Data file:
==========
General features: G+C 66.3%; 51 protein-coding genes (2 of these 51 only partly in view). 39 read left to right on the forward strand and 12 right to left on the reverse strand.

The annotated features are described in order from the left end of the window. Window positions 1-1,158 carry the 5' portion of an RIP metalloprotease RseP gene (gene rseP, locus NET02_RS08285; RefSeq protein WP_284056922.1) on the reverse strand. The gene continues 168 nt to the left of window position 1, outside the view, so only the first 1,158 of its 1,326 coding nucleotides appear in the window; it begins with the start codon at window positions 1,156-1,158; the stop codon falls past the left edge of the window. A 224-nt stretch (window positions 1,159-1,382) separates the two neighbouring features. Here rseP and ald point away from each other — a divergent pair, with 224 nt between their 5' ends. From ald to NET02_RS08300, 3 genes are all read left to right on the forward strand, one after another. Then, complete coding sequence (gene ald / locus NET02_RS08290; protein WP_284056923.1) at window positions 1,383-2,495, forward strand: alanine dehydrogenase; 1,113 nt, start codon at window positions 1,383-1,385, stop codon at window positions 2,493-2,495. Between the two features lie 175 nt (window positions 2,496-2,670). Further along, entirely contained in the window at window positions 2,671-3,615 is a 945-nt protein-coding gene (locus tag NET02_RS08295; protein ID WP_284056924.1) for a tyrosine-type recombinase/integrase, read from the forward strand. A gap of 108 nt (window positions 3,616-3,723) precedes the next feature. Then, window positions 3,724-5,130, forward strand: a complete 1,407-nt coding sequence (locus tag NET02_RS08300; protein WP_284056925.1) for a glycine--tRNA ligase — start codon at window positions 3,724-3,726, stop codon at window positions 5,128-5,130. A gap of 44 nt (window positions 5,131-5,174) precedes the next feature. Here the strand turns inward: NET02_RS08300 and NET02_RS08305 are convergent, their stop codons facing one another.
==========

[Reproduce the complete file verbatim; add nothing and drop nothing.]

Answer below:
General features: G+C 66.3%; 51 protein-coding genes (2 of these 51 only partly in view). 39 read left to right on the forward strand and 12 right to left on the reverse strand.

The annotated features are described in order from the left end of the window. Window positions 1-1,158 carry the 5' portion of an RIP metalloprotease RseP gene (gene rseP, locus NET02_RS08285; RefSeq protein WP_284056922.1) on the reverse strand. The gene continues 168 nt to the left of window position 1, outside the view, so only the first 1,158 of its 1,326 coding nucleotides appear in the window; it begins with the start codon at window positions 1,156-1,158; the stop codon falls past the left edge of the window. A 224-nt stretch (window positions 1,159-1,382) separates the two neighbouring features. Here rseP and ald point away from each other — a divergent pair, with 224 nt between their 5' ends. From ald to NET02_RS08300, 3 genes are all read left to right on the forward strand, one after another. Then, complete coding sequence (gene ald / locus NET02_RS08290; protein WP_284056923.1) at window positions 1,383-2,495, forward strand: alanine dehydrogenase; 1,113 nt, start codon at window positions 1,383-1,385, stop codon at window positions 2,493-2,495. Between the two features lie 175 nt (window positions 2,496-2,670). Further along, entirely contained in the window at window positions 2,671-3,615 is a 945-nt protein-coding gene (locus tag NET02_RS08295; protein ID WP_284056924.1) for a tyrosine-type recombinase/integrase, read from the forward strand. A gap of 108 nt (window positions 3,616-3,723) precedes the next feature. Then, window positions 3,724-5,130, forward strand: a complete 1,407-nt coding sequence (locus tag NET02_RS08300; protein WP_284056925.1) for a glycine--tRNA ligase — start codon at window positions 3,724-3,726, stop codon at window positions 5,128-5,130. A gap of 44 nt (window positions 5,131-5,174) precedes the next feature. Here the strand turns inward: NET02_RS08300 and NET02_RS08305 are convergent, their stop codons facing one another.